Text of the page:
So how tough is 2023 likely to be? Leveraged loans are a great market to watch as the year unfolds to judge how things are going. Investment bankers typically see an order to how troubled markets stumble and recover: The riskiest assets stop selling first and make their comebacks last. Investment grade bond issuance has already settled down significantly and found a comfortable zone of pricing where companies are happy to borrow and investors happy to lend. Leveraged loans, the riskiest junk bonds and new share sales are normally the last things to find a market again, more or less in that order.
Loan prices in the main US and European indexes run by Morningstar have been trading in the low 90s cents on the dollar since late spring, while the share of loans in the US index that trade below 90 cents on the dollar has risen sharply to more than 20%, according to analysts at Jefferies. When these numbers start to improve, a recovery in dealmaking and other kinds of fundraising won’t be far away.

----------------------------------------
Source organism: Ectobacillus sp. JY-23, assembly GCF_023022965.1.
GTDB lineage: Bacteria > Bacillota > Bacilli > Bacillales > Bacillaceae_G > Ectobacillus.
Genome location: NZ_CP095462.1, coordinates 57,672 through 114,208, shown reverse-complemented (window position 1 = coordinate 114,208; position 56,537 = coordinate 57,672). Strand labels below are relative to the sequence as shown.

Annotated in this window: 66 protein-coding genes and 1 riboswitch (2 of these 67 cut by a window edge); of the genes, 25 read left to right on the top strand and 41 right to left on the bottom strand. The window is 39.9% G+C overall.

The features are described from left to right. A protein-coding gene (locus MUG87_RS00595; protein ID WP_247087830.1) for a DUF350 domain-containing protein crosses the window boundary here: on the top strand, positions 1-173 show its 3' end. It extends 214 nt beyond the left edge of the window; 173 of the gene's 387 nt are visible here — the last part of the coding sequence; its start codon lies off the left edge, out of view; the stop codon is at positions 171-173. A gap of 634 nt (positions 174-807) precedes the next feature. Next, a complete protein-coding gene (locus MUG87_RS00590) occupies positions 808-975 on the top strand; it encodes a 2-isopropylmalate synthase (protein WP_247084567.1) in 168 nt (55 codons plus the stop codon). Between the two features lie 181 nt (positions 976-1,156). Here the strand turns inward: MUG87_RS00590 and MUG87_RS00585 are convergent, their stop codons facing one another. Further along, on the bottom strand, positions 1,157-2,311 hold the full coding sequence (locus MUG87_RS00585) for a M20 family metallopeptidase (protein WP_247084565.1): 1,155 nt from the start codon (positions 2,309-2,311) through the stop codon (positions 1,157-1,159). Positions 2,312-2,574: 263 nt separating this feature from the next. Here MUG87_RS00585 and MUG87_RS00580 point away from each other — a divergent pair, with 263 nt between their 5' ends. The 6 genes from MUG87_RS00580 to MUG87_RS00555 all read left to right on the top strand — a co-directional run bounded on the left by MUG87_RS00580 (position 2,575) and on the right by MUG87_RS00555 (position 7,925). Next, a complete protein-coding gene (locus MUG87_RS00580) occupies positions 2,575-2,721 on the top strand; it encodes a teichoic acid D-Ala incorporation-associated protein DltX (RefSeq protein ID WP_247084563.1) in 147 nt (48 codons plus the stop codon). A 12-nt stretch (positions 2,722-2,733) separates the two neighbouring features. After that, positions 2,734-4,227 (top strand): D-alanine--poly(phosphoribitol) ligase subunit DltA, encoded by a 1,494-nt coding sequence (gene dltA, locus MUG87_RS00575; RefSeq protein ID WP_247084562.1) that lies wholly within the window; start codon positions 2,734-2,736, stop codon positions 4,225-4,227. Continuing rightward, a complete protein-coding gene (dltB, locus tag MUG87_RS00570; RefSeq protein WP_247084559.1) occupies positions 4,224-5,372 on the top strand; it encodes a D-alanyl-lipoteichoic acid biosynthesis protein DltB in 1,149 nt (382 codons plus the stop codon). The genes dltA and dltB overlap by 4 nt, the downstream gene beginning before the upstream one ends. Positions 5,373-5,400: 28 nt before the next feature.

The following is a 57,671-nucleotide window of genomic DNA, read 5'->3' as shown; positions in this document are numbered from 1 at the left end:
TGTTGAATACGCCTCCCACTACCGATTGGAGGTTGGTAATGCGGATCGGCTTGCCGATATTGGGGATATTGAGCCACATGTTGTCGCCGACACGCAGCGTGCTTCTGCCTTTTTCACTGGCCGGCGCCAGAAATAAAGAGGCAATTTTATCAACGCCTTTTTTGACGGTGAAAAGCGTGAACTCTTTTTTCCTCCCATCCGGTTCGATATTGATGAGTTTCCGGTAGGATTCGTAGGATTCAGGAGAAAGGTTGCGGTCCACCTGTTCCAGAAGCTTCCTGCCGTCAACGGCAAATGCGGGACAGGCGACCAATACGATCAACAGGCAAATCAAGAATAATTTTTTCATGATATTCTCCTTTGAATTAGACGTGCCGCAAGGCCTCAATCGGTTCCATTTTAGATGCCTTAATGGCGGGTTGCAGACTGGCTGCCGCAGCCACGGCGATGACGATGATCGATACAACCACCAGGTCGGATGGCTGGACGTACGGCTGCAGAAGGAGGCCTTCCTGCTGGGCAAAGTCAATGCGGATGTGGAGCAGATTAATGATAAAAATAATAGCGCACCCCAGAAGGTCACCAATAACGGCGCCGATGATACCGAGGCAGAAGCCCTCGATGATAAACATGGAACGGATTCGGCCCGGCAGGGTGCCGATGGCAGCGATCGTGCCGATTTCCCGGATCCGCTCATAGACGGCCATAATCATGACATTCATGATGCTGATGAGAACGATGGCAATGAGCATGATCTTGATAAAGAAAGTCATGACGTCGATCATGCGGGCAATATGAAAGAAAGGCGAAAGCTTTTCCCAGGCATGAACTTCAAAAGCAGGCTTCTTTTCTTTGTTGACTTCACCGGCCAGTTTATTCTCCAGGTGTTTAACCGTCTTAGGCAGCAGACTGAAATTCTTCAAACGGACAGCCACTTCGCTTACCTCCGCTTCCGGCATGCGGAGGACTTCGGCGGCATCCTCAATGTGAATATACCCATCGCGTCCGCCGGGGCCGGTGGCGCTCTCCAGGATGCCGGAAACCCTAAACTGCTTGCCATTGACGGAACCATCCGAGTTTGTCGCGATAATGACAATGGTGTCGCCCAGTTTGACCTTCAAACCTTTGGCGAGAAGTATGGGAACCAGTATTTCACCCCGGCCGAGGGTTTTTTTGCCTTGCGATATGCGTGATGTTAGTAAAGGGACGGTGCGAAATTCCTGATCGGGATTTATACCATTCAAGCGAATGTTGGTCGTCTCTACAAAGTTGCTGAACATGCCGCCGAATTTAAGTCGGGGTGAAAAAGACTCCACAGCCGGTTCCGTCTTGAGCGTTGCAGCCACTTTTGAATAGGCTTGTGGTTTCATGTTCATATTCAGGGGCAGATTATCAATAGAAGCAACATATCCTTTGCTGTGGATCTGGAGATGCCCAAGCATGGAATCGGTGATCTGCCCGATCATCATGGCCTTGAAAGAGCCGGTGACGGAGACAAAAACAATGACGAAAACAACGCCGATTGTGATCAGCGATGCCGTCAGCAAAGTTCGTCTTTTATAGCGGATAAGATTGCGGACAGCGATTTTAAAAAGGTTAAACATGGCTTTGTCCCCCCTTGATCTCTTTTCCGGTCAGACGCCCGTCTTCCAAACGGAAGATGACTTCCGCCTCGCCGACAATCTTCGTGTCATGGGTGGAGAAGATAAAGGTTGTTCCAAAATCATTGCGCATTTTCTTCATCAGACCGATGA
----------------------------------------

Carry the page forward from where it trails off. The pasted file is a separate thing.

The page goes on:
Banks are still prepared to underwrite leveraged loan deals now, but the terms are much tougher for prospective borrowers than in the early months of 2022. Banks want more freedom to change the interest rates on loans to attract investors and to be able to sell at steeper discounts with the borrower bearing the cost instead of the bank. That is making it harder to make deals: It mainly underlines the gap between the returns that worried debt investors need to be enticed into a new loan and the cost of finance a private owner can afford to pay while still having a chance of making a decent return on their equity.
Before this gap can start to close, central bank interest rates need to approach their peaks and markets must settle down. The longer it takes, the worse 2023 will be for investment banking fees and the deeper the job cuts will run. If banks can get the new or potential owners behind the biggest borrowers to take on more financing risk themselves — as they are trying to do with Musk — they’ll have more of a chance of rebooting takeover activity and everything else.
More From Bloomberg Opinion:
It’s the $65 Trillion in Debt You Can’t Find That’ll Get You: Paul J. Davies
DeFi Discovers New Market Manipulations: Matt Levine
The Temptation to Call the End of Inflation: John Authers
This column does not necessarily reflect the opinion of the editorial board or Bloomberg LP and its owners.
Paul J. Davies is a Bloomberg Opinion columnist covering banking and finance. Previously, he was a reporter for the Wall Street Journal and the Financial Times.